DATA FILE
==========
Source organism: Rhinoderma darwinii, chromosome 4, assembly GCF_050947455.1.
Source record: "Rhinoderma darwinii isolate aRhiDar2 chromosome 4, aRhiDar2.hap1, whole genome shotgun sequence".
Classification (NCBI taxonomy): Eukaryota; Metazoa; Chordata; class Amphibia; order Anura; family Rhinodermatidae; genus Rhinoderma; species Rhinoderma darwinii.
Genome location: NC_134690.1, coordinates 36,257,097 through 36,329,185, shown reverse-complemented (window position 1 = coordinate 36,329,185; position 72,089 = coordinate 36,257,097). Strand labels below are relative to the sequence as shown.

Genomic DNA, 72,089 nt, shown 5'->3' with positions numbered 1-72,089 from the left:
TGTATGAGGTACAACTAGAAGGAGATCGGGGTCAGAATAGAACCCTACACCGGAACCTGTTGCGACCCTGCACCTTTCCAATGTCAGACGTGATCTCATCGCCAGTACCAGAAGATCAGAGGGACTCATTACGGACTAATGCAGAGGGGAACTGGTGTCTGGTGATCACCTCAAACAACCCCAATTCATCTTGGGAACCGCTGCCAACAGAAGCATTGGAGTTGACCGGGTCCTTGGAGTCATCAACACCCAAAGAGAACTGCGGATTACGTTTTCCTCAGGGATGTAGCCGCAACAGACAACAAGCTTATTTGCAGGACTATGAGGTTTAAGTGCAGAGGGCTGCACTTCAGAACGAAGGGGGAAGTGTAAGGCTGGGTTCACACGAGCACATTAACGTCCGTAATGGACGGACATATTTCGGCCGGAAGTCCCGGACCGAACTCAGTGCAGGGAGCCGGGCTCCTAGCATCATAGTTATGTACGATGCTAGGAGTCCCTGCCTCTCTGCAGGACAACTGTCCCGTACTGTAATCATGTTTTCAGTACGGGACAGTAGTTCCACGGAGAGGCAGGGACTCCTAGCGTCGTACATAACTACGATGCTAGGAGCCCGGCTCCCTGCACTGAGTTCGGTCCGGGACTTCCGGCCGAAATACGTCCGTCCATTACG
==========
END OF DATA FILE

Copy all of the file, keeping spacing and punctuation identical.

Source organism: Rhinoderma darwinii, chromosome 4, assembly GCF_050947455.1.
Source record: "Rhinoderma darwinii isolate aRhiDar2 chromosome 4, aRhiDar2.hap1, whole genome shotgun sequence".
Classification (NCBI taxonomy): Eukaryota; Metazoa; Chordata; class Amphibia; order Anura; family Rhinodermatidae; genus Rhinoderma; species Rhinoderma darwinii.
Genome location: NC_134690.1, coordinates 36,257,097 through 36,329,185, shown reverse-complemented (window position 1 = coordinate 36,329,185; position 72,089 = coordinate 36,257,097). Strand labels below are relative to the sequence as shown.

Genomic DNA, 72,089 nt, shown 5'->3' with positions numbered 1-72,089 from the left:
TGTATGAGGTACAACTAGAAGGAGATCGGGGTCAGAATAGAACCCTACACCGGAACCTGTTGCGACCCTGCACCTTTCCAATGTCAGACGTGATCTCATCGCCAGTACCAGAAGATCAGAGGGACTCATTACGGACTAATGCAGAGGGGAACTGGTGTCTGGTGATCACCTCAAACAACCCCAATTCATCTTGGGAACCGCTGCCAACAGAAGCATTGGAGTTGACCGGGTCCTTGGAGTCATCAACACCCAAAGAGAACTGCGGATTACGTTTTCCTCAGGGATGTAGCCGCAACAGACAACAAGCTTATTTGCAGGACTATGAGGTTTAAGTGCAGAGGGCTGCACTTCAGAACGAAGGGGGAAGTGTAAGGCTGGGTTCACACGAGCACATTAACGTCCGTAATGGACGGACATATTTCGGCCGGAAGTCCCGGACCGAACTCAGTGCAGGGAGCCGGGCTCCTAGCATCATAGTTATGTACGATGCTAGGAGTCCCTGCCTCTCTGCAGGACAACTGTCCCGTACTGTAATCATGTTTTCAGTACGGGACAGTAGTTCCACGGAGAGGCAGGGACTCCTAGCGTCGTACATAACTACGATGCTAGGAGCCCGGCTCCCTGCACTGAGTTCGGTCCGGGACTTCCGGCCGAAATACGTCCGTCCATTACG